Greg Schiano would have earned $27.7 million in a proposed deal of six-plus years with Tennessee before the deal fell apart because of uproar from fans and on social media.
The school on Monday released a copy of the memorandum of understanding (MOU) between John Currie, who has since been replaced by Phillip Fulmer as athletic director, and Schiano.
ESPN had reported last month that the MOU was never signed by Chancellor Beverly Davenport, which was likely to lead to a battle over whether Tennessee owed Schiano any money.
The MOU, which ESPN obtained through an open records request, says the terms are binding and does not say that the lack of a signature by any party makes it invalid. But a spokesperson for the school said the document also was never signed by Tennessee's chief financial officer, David Miller, which the school says makes the contract invalid.
The document was signed by Currie and e-signed by Schiano, who had been scheduled to fly to Knoxville, Tennessee, from Columbus, Ohio, the night of Nov. 26 to be introduced as coach.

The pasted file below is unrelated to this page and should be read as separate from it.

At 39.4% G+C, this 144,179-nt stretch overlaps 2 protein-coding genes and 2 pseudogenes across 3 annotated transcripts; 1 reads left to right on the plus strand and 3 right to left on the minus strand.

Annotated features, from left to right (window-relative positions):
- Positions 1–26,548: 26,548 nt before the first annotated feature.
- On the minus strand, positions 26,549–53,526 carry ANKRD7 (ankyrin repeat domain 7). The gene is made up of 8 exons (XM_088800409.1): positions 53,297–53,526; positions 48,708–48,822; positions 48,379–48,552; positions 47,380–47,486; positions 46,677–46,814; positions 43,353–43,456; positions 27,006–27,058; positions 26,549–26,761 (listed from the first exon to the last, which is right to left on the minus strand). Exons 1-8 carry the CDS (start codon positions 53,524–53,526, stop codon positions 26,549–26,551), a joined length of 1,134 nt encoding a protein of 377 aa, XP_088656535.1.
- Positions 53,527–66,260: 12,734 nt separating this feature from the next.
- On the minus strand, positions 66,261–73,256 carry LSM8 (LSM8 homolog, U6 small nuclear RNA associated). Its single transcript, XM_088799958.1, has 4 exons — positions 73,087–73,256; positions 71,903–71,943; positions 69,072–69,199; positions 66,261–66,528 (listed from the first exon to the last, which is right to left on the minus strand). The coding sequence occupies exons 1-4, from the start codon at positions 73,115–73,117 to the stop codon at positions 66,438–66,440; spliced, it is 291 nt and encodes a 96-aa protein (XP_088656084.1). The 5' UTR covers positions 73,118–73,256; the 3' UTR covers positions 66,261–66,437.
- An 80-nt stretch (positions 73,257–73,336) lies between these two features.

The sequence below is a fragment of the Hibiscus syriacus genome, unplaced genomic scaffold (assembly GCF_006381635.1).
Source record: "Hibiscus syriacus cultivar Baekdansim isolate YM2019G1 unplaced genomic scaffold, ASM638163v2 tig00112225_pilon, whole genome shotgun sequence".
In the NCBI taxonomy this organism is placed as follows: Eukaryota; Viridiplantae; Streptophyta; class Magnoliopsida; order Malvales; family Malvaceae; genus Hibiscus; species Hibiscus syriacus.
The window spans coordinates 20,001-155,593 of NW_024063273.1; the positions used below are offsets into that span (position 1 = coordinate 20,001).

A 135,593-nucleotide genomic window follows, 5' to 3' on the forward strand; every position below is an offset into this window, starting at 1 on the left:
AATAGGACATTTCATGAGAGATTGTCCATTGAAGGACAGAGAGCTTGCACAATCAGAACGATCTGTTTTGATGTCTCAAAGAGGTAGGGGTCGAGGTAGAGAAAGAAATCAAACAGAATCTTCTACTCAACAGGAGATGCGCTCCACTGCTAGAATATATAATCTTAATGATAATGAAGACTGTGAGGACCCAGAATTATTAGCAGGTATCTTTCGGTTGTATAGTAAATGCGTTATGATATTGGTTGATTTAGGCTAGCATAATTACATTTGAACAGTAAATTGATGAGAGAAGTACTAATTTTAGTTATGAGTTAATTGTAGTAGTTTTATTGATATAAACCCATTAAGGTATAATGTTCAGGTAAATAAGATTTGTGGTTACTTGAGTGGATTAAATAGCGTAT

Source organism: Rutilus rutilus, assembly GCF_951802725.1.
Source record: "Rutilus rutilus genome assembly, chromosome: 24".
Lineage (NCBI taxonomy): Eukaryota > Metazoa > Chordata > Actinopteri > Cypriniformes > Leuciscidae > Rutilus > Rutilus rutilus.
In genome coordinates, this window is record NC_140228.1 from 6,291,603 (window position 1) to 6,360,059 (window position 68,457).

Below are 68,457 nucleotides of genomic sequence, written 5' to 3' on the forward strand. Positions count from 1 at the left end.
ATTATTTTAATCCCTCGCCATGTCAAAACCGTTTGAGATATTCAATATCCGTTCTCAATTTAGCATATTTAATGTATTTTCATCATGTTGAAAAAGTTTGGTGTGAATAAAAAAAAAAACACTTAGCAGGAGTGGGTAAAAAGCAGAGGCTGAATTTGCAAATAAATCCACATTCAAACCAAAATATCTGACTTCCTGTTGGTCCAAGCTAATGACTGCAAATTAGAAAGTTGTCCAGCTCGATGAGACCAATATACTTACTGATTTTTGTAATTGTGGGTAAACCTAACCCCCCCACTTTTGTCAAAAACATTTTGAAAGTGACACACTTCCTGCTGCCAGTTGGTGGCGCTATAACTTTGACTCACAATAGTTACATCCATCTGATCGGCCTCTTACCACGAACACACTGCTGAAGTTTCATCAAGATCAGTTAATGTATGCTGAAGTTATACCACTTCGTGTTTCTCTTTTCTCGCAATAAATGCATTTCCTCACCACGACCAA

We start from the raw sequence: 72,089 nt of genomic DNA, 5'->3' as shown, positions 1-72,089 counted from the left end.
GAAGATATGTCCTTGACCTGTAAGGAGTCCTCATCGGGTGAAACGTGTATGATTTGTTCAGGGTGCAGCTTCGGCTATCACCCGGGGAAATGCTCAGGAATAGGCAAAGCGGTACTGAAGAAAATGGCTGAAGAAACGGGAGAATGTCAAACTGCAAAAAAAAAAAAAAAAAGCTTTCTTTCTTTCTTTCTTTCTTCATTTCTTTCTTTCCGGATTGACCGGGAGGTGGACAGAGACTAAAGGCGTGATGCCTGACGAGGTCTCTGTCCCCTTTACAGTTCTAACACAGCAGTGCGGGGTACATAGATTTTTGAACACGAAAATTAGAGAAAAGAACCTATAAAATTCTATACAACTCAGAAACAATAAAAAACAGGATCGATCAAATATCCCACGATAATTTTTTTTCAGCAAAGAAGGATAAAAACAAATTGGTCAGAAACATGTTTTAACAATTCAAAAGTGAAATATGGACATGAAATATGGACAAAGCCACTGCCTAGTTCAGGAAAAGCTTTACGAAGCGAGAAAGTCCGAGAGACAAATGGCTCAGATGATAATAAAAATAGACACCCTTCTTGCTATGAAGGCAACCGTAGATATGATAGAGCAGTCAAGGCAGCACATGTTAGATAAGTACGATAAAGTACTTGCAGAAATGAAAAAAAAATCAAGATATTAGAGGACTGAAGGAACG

But the school announced it was no longer pursuing Schiano after protests on campus and social media posts raised questions about Schiano's past as an assistant coach at Penn State.
It is still not known whether Schiano is making any kind of claim based on what was represented to him. If he believes he was in fact hired, and then fired without cause, he would be owed 75 percent of the contract, which would equal $20.7 million.
Attempts to contact Schiano's agent, Jimmy Sexton, were unsuccessful. Currie, who hasn't spoken publicly since the school replaced him with Fulmer, did not return a message seeking comment.
Currie continued the coaching search for another four days, but after being turned down by several candidates for the job, the school decided to replace him.
Tennessee hired Alabama defensive coordinator Jeremy Pruitt as its new coach on Thursday.